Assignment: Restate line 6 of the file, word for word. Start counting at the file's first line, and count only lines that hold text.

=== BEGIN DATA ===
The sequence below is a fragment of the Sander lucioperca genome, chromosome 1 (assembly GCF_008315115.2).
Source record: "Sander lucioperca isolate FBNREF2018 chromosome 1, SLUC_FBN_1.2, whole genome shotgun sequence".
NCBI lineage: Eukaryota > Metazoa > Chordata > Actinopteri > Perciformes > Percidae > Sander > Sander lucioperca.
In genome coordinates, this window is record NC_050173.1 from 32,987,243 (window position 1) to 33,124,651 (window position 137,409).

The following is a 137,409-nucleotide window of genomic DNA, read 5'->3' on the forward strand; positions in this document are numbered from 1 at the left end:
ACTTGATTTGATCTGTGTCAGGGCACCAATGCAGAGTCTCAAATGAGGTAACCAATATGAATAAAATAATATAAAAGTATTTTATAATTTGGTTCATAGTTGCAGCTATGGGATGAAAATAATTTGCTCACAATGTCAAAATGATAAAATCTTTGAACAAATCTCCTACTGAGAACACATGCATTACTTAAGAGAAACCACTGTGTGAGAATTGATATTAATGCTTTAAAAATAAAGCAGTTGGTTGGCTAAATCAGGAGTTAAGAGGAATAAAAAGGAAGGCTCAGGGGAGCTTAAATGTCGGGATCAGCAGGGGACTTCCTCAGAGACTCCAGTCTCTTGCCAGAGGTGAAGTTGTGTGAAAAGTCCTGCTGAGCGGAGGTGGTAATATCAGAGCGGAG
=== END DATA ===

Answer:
ACTTGATTTGATCTGTGTCAGGGCACCAATGCAGAGTCTCAAATGAGGTAACCAATATGAATAAAATAATATAAAAGTATTTTATAATTTGGTTCATAGTTGCAGCTATGGGATGAAAATAATTTGCTCACAATGTCAAAATGATAAAATCTTTGAACAAATCTCCTACTGAGAACACATGCATTACTTAAGAGAAACCACTGTGTGAGAATTGATATTAATGCTTTAAAAATAAAGCAGTTGGTTGGCTAAATCAGGAGTTAAGAGGAATAAAAAGGAAGGCTCAGGGGAGCTTAAATGTCGGGATCAGCAGGGGACTTCCTCAGAGACTCCAGTCTCTTGCCAGAGGTGAAGTTGTGTGAAAAGTCCTGCTGAGCGGAGGTGGTAATATCAGAGCGGAG